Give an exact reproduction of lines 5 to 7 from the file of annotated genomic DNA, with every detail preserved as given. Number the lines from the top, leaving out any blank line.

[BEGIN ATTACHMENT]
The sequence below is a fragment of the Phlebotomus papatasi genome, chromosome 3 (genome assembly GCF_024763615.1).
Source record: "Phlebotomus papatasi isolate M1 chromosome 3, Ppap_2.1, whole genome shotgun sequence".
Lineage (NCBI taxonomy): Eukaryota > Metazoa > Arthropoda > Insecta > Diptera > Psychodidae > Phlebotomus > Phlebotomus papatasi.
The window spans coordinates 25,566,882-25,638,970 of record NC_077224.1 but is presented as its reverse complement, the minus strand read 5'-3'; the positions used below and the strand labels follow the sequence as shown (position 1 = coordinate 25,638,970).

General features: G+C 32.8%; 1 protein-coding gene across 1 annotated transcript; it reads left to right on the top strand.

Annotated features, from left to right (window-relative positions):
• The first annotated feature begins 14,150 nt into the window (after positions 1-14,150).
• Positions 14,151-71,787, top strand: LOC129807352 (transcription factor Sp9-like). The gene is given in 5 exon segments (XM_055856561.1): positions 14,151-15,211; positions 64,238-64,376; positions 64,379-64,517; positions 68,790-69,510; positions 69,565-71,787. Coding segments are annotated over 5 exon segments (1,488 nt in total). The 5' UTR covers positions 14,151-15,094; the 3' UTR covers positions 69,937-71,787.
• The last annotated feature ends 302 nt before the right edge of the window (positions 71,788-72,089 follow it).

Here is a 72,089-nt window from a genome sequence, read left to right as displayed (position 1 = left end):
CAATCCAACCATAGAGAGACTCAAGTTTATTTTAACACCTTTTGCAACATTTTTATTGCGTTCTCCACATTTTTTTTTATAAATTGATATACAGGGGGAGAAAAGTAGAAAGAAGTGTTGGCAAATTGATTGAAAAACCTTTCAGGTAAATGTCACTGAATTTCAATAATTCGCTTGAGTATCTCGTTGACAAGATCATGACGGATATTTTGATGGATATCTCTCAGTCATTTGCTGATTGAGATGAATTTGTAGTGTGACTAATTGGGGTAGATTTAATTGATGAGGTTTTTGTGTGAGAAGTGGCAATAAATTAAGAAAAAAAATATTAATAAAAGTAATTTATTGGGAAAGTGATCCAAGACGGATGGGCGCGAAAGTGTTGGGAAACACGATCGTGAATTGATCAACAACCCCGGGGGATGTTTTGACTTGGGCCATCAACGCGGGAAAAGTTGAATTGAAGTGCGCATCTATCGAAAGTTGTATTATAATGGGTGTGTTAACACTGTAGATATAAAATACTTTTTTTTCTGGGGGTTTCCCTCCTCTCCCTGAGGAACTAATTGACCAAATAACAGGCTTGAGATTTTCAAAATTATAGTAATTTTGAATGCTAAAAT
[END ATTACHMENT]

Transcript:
General features: G+C 32.8%; 1 protein-coding gene across 1 annotated transcript; it reads left to right on the top strand.

Annotated features, from left to right (window-relative positions):
• The first annotated feature begins 14,150 nt into the window (after positions 1-14,150).